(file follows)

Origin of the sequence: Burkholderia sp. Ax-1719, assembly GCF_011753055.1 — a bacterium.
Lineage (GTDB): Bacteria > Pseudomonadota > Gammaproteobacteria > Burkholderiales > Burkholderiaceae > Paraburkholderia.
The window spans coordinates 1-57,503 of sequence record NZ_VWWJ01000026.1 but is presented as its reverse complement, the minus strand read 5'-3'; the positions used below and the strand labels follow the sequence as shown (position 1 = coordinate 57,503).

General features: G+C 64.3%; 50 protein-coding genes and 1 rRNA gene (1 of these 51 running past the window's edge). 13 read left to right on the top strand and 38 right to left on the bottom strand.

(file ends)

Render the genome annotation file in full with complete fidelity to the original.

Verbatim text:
Origin of the sequence: Burkholderia sp. Ax-1719, assembly GCF_011753055.1 — a bacterium.
Lineage (GTDB): Bacteria > Pseudomonadota > Gammaproteobacteria > Burkholderiales > Burkholderiaceae > Paraburkholderia.
The window spans coordinates 1-57,503 of sequence record NZ_VWWJ01000026.1 but is presented as its reverse complement, the minus strand read 5'-3'; the positions used below and the strand labels follow the sequence as shown (position 1 = coordinate 57,503).

General features: G+C 64.3%; 50 protein-coding genes and 1 rRNA gene (1 of these 51 running past the window's edge). 13 read left to right on the top strand and 38 right to left on the bottom strand.